Serani recommends setting a “window of tolerance,” which is a “zone of comfort” that you can work, live and socialize within, adjusting it as things open up more.

    “You can stretch and elongate it as you become more comfortable,” Serani said. “That recovery and reentry is not a jump in the pool experience, it’s a slow progression back into life.”

    Related

    Health & Wellness How’s your mental health? 1 year into pandemic, experts offer advice

    Engage in candid conversations.

    Ling said that it can be helpful to have frank conversations with friends, family and other people you want to see, where you discuss what would be comfortable for all. If people have an open dialogue, that can make it easier to compromise or find an activity that works for everyone.

    “Ask people what they’re comfortable with, and share what you feel comfortable with,” Ling said. “Try to make it part of the conversation. We’re all trying to reintegrate back together.”

    If you do find yourself in a situation you’re uncomfortable with, Ling said that there can be a kind of “power” in knowing that you can leave at any time. Serani said that having a plan can make those moments even easier.

    Related

    Health & Wellness Fully vaccinated? Here is exactly what you can and can’t do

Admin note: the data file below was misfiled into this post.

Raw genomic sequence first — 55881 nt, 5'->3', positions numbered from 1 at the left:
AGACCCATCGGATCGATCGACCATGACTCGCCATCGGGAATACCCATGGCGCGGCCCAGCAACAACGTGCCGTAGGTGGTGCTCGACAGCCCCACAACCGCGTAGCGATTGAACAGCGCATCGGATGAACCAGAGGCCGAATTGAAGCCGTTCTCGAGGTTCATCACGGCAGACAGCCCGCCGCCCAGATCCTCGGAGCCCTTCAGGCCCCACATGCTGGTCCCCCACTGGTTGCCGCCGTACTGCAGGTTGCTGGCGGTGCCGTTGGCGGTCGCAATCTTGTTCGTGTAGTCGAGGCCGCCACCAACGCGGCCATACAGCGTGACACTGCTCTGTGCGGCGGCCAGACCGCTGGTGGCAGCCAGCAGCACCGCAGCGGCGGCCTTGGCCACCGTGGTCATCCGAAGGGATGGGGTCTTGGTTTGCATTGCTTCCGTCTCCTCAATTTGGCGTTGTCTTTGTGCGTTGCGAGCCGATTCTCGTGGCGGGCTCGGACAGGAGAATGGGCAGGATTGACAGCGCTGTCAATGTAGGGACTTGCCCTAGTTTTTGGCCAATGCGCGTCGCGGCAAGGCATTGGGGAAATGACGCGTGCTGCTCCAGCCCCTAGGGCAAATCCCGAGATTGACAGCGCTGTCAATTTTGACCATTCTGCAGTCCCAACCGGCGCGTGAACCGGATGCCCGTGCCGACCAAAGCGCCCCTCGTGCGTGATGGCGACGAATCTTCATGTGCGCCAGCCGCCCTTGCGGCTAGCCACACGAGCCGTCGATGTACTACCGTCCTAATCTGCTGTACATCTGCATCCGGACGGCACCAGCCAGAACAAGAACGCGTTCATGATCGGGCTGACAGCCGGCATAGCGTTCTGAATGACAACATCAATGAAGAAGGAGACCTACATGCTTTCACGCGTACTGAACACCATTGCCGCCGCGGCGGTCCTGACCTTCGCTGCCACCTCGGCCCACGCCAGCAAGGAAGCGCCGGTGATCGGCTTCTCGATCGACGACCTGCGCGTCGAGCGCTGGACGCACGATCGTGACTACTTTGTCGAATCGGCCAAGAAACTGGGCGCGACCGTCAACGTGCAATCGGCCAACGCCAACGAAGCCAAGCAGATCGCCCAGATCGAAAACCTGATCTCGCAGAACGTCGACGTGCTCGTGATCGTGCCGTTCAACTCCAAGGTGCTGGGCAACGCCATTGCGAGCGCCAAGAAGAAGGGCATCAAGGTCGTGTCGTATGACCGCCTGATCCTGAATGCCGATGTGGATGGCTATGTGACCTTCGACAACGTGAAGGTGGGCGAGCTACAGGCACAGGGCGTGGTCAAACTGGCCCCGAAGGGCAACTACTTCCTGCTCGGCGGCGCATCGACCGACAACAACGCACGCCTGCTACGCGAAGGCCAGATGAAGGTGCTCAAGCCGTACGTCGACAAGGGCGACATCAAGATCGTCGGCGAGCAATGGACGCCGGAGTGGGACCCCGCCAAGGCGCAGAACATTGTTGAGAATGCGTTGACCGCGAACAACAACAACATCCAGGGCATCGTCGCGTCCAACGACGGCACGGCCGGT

“Practice, plan, think ahead,” Serani said. “Play out these scenarios, what things make you socially nervous or insecure. What can you do to install some type of grounding or safety or structure for you? . Boundaries and limits are a form of self-care and this is a new environment. We are not returning to the same old place. We’re not virus-free, we may never be. If post-pandemic life requires us to get a little more vigilant and a little more self-directed, that’s OK.”

    However, if you’re having difficulty connecting with someone or finding a compromise, just know that you can try again in the future.

    “It’s like learning a new language,” Serani said. “We’ll all get there.”

    Give yourself some time for self-care.

    Crosby emphasized the need for self-care: Many people will be dealing with a lot as they try to transition back to “normal” life, and it can be good to take some time for yourself.

    Self-care might look different depending on the person. Crosby suggested journaling, which can help people process what they’re going through, and finding a “trusted loved one” who you can talk candidly with.

    “Just keep talking about it . discuss how you go about reactivating with your loved ones, talk about what’s going on,” Crosby said. If you’d feel more comfortable speaking with a professional, that’s also a great option: Crosby said Zoom therapy can be a great bridge for people.